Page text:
The Salt and Light Brigade
November 19, 1989
The year was 1970, the tail end of the wild period of modern American history. Dr. E. Stanley Jones, the famous Methodist missionary/author/evangelist, was asked to name the number one problem of the church. He replied quickly that the number one problem was irrelevance. He went on to say that 3/4ths of the opposition to the church stems from disappointment. We promise to make men different, but the promise goes largely unfulfilled.
Dr. Jones went on to tell the story of a multimillionaire who said, “If brother Stanley cannot convert me, I will sue him.” He said it half in jest and half in truth. Dr. Jones said that this is in truth what the world is saying to us, “If you Christians cannot convert us, we will sue you for breach of promise. You promised this, now fulfill it. Show us that you can and will convert us. There is no hope from any other direction.”
Nineteen years have passed and I am sure that what Dr. Jones said is more true today than it was when he first said it. The number one problem of the church is irrelevance. Take a look around Oak Park this morning. Add up the attendance of all 47 churches in the village. Roughly 80% of the village won’t be in any church today. On a very good day—like Christmas or Easter—all the churches together will reach perhaps 25% of the village. On a normal day—like today—it will be closer to 20%.
Put simply, the church has lost its influence in the community. There are many reasons why this is so, but one reason stands out above the rest. The church has lost its influence because Christians have neglected their responsibility to be salt and light in the world. As we have neglected to be what God has called us to be, the world has decided to ignore us. And the flip side of that is also true. When Christians decide to be salt and light, the world pays close attention to what we say and do. Let me say it simply: When we are salt and light, the world listens to us. When we aren’t, they don’t.
The Salt Of The Earth
This is the Word of the Lord from the Gospel of Matthew. “You are the salt of the earth. But if the salt loses its saltiness, how can it be made salty again? It is no longer good for anything, except to be thrown out and trampled by men.” (Matthew 5:13) These words are so famous that they have become a proverb in the English language. If someone is genuine, useful, honest, straightforward, and without hypocrisy, we say he is a “salt of the earth” type person.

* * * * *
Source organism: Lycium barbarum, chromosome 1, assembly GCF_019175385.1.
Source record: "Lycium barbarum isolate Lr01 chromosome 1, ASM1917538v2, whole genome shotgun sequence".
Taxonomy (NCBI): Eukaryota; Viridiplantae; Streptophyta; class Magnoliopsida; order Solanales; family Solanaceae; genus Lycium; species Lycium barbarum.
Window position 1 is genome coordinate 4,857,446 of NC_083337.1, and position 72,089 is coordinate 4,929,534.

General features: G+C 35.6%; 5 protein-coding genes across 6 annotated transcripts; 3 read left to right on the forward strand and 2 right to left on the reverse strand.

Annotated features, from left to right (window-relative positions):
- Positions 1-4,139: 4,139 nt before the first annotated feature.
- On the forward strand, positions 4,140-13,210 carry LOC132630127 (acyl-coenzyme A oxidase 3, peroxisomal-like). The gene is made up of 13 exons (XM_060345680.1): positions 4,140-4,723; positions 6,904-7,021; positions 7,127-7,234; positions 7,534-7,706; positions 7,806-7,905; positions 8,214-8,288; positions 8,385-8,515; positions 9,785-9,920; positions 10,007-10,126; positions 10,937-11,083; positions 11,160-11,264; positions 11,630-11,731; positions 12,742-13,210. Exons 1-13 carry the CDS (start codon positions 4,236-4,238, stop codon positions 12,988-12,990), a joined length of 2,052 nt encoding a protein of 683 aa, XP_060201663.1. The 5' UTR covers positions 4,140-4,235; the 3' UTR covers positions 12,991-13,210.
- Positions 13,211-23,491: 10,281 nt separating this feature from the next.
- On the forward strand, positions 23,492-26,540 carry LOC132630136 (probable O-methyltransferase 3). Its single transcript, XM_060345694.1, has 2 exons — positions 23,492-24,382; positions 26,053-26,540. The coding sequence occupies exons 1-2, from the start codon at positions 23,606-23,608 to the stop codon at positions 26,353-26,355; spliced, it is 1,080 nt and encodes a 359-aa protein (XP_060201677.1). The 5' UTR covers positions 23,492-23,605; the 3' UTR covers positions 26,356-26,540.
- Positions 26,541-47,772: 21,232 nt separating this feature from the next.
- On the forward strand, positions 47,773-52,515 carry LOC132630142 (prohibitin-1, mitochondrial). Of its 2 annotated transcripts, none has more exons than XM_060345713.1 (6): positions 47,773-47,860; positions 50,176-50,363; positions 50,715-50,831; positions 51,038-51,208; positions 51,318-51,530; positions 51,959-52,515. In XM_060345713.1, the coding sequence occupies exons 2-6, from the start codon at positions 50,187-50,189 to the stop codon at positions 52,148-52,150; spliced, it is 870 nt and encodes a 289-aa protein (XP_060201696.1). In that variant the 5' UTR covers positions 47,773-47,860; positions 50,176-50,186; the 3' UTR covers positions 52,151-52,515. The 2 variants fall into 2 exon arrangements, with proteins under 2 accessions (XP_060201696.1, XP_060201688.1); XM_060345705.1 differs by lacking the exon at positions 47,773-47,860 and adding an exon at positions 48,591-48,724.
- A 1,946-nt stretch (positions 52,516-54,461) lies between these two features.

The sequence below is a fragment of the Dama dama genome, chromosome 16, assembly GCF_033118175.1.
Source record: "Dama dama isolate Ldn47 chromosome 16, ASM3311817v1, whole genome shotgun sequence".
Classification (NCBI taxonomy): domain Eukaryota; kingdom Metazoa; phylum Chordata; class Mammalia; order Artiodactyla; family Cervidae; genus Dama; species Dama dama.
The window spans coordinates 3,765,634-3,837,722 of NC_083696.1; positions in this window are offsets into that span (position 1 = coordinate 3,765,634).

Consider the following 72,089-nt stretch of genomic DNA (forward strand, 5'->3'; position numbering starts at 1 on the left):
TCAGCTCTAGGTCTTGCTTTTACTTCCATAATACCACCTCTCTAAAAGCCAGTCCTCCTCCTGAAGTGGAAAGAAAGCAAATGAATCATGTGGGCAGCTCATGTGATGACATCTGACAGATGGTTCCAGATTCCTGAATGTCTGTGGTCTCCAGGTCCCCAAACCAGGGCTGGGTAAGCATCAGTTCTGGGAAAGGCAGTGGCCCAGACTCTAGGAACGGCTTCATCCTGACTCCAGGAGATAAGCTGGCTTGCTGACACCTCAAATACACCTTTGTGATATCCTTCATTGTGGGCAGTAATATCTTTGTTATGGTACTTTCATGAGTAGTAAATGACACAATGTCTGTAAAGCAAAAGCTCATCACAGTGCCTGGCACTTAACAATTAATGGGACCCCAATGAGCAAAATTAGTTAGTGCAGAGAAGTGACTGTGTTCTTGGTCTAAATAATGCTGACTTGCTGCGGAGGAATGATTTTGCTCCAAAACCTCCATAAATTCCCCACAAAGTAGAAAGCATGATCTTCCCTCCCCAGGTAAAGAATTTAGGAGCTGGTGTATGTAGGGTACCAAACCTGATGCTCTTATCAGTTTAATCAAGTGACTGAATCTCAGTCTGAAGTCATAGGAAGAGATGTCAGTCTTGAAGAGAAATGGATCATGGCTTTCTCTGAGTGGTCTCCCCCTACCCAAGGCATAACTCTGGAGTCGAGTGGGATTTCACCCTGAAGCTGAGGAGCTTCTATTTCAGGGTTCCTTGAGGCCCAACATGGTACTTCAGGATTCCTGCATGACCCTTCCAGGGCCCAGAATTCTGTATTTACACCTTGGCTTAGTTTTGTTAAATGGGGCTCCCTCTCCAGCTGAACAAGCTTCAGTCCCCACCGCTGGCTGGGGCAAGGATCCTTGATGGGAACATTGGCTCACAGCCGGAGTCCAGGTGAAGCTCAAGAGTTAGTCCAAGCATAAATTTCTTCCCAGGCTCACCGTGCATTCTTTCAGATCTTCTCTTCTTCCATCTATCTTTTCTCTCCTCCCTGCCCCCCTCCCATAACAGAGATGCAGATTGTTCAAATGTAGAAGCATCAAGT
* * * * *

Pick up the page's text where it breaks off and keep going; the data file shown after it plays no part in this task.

What did Jesus mean? Salt was one of the most common substances in the ancient world. It was so valuable that Roman soldiers were paid in salt and would revolt if they didn’t get their ration. Indeed, our English word “salary” comes from the Latin salarium which literally means “salt-money.” And our expression, “That man is not worth his salt,” is a reminder of the high value that salt had in biblical times.
Let’s go a step further. Salt has two primary uses. First, it is a seasoning. This is a good time of year to be reminded of that. Just pick up any modern cookbook and count how many recipes include salt. Almost everything you will eat on Thanksgiving Day will have some salt in it. Even the cakes and pies will use a pinch of salt. Second, it is a preservative. This is no doubt its main use. Salt retards spoilage. It doesn’t prevent the process of decay, but it slows it down and prevents its spread. Meat left to itself will spoil. Cure the meat with salt and it will last a long, long time.
Out Of The Salt Shaker And Into The Soup
In what sense does this apply to the followers of Jesus Christ? We are to be the salt that flavors a tasteless world and we are to be the salt that preserves a decaying world.
Jesus had no illusions about this world. He knew its true character. It is like a piece of rotten meat, putrefying more and more each day. On every hand we have the most advanced technology. Every day brings new breakthroughs in medicine, science, communications, and mass-production. And yet at the same time, the moral climate grows darker and darker.
Consider our situation in Oak Park. The Gay Rights forces have gained a foothold in our school system. I wish you could have been to the big hearing on Thursday evening. Our people were out in force, and yet I would guess the crowd was about evenly split. For every one who stood up and testified against Gay Rights, there was someone who stood up in favor of it. Not only did some people testify in favor of it, they argued that homosexuality is natural and normal.
One man said to me yesterday, “This would never have happened in Oak Park ten years ago. It would have been laughed out of court.” But we’re not living ten years ago; we’re living today and it has happened right here in Oak Park.
Ladies and gentlemen, let there be no mistake. We are living in a morally decadent society. It is like a piece of meat left all day in the sunshine. The decay is slow at first, and then suddenly the whole thing is rotten.
A Little Salt Is All You Need
What does it take to arrest the spread of evil? Salt. That’s what Jesus was talking about. Salt stops the spread of moral evil and preserves society from total corruption.